Tuesday, 17 December 2019

Ceisteanna (147)

Darragh O'Brien

Ceist:

147. Deputy Darragh O'Brien asked the Minister for Finance the first and full-year cost of allowing local property tax deductibility for landlords when calculating rental profits. [53431/19]

Amharc ar fhreagra

Freagraí scríofa (Ceist ar Finance)

The Report of the Working Group on the Tax and Fiscal Treatment of Landlords was published by my Department on Budget Day 2017. 

Ten policy options were put forward in the report, divided into short-term, medium-term and long-term timeframes. Option 2 is for the introduction of Local Property Tax (LPT) deductibility for landlords.

I am advised by Revenue that the estimated cost of allowing LPT as an allowable expense against rental income for Income Tax purposes is in the region of €12 million in the first year and €20 million in a full year. This estimate is based on LPT returns that indicate a property is a non-principal private residence and assumes that each relevant owner has sufficient rental income against which to offset the LPT paid.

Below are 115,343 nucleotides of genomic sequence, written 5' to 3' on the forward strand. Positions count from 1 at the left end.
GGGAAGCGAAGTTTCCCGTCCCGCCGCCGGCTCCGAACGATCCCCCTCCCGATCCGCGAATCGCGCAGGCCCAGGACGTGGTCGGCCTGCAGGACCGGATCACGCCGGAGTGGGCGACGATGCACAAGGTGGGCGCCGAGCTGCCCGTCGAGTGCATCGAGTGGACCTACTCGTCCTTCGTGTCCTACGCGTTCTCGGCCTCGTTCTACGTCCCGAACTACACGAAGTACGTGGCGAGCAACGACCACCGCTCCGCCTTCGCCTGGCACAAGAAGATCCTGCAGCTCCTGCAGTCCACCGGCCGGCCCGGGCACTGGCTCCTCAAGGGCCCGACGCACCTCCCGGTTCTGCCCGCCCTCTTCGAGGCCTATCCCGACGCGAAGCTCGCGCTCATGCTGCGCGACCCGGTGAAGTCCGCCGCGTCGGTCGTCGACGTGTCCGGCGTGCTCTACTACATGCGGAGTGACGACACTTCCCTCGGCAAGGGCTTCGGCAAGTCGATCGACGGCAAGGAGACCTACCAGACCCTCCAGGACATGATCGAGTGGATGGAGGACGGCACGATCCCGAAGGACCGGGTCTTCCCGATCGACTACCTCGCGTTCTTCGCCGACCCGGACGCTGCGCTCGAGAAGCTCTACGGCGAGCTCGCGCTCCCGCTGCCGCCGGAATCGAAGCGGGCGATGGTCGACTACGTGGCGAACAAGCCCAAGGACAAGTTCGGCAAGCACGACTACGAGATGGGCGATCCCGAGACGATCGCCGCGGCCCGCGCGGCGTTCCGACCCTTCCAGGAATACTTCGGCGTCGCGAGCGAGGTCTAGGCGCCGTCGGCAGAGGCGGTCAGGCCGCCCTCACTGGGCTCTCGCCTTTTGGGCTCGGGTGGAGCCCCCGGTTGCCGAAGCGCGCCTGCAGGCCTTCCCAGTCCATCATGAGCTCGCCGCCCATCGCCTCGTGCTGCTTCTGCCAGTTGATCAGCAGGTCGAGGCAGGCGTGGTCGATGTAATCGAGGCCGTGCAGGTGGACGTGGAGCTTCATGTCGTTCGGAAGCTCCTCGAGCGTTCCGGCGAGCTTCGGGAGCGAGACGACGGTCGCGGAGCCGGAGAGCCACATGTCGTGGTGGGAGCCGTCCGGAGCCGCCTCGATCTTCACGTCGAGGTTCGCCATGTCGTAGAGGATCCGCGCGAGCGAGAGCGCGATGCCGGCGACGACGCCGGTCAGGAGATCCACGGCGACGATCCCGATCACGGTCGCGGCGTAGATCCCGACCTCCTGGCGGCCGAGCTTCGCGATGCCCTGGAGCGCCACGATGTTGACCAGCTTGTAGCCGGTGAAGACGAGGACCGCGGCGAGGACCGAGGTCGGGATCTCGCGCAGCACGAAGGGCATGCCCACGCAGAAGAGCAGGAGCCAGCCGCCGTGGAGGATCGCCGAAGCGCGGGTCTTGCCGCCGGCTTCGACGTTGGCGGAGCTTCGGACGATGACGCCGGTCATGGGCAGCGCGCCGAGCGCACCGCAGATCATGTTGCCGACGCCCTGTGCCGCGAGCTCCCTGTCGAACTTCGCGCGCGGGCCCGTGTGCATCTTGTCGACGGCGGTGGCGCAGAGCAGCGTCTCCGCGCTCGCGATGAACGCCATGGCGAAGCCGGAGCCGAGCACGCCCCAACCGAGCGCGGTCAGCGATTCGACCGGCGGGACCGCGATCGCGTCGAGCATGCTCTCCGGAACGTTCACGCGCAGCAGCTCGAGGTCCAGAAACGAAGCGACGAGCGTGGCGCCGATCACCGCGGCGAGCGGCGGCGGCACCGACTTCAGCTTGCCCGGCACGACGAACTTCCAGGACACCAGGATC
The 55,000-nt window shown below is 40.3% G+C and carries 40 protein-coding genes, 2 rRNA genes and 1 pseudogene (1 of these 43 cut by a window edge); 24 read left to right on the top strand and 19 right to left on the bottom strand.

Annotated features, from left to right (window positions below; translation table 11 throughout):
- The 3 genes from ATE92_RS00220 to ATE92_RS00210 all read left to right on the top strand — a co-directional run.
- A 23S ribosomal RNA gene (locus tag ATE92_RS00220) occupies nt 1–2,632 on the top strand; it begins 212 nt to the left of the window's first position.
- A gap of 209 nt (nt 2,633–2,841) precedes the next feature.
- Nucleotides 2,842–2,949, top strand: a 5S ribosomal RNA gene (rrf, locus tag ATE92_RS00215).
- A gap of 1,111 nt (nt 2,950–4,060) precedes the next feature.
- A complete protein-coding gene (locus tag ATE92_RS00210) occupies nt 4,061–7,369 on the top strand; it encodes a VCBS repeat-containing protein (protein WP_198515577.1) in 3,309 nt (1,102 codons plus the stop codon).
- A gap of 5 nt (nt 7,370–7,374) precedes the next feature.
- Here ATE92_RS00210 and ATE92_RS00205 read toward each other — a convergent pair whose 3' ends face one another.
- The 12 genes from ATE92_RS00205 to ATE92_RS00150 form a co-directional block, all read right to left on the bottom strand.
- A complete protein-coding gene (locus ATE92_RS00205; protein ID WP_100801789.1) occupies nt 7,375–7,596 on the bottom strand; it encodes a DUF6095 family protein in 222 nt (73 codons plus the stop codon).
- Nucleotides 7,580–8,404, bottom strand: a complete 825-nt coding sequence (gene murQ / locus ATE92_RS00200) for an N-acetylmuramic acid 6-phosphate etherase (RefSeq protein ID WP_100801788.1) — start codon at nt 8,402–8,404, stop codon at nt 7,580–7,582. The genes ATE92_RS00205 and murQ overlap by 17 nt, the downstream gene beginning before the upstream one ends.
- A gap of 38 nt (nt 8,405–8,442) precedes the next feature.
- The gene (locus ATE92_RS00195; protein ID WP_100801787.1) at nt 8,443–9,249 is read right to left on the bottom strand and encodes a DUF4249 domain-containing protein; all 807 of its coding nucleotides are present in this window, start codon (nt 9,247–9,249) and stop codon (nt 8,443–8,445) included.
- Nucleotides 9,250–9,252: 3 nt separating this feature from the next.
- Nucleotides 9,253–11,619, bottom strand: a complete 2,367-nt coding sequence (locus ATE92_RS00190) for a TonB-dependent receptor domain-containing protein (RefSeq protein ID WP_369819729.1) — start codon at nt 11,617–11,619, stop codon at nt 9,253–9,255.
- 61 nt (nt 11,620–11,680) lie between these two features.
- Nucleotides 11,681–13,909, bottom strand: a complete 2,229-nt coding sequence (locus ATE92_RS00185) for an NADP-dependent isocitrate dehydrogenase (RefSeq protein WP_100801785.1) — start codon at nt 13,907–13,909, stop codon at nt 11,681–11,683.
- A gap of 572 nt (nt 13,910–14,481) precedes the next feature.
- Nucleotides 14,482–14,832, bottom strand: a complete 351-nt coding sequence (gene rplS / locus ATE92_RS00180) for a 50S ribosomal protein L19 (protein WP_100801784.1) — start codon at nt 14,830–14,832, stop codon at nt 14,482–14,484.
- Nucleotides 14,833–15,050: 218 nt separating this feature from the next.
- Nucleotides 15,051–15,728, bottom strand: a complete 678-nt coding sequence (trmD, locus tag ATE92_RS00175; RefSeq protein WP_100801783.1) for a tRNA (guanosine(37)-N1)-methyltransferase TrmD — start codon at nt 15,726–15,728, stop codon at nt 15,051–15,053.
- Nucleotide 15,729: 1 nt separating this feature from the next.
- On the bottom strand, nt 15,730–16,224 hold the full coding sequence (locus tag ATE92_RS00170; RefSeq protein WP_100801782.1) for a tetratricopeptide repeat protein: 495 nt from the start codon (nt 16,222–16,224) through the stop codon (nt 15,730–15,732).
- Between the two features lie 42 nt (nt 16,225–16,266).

LPT is a relatively small expense and therefore the measure is unlikely to make a significant difference to the position of any individual landlord in cash terms, so may not be regarded by landlords as a sufficient measure to encourage them to stay in or enter the rental market.  The measure would also have a deadweight cost in respect of landlords who do not intend to leave the rental market and would create a more favourable position for landlords of property compared to owner-occupiers, as owner-occupiers cannot claim a tax deduction for LPT.  I note that one of the recommendations of the 2015 review of the LPT carried out by Dr. Don Thornhill on behalf of the Minister for Finance was that LPT payments should not be allowed as a deduction to landlords against income or corporation tax. Dr. Thornhill’s view was that deductibility for landlords does not rest easily with the concept of the LPT as a tax on the amenity value of residential properties rather than as a business cost. Owners and tenants of rental properties both derive value from the amenity value of these properties (the owner in the form of the rent and the tenant from living in the property). This contrasts with the situation regarding local authority rates on commercial properties.  Owner occupiers are not allowed to claim LPT as a deduction against income tax. It is not appropriate on conceptual and equity grounds that they should.  Dr Thornhill considered that there was a need to ensure equity between owners of all residential properties,  whether owner occupiers or landlords, and that it would be inappropriate to allow LPT as a deduction against the taxation of income from rents on residential properties. The Inter-Departmental LPT Review Group that reported to me in 2019 was in agreement with Dr Thornhill’s  recommendation and the rationale which underpinned it.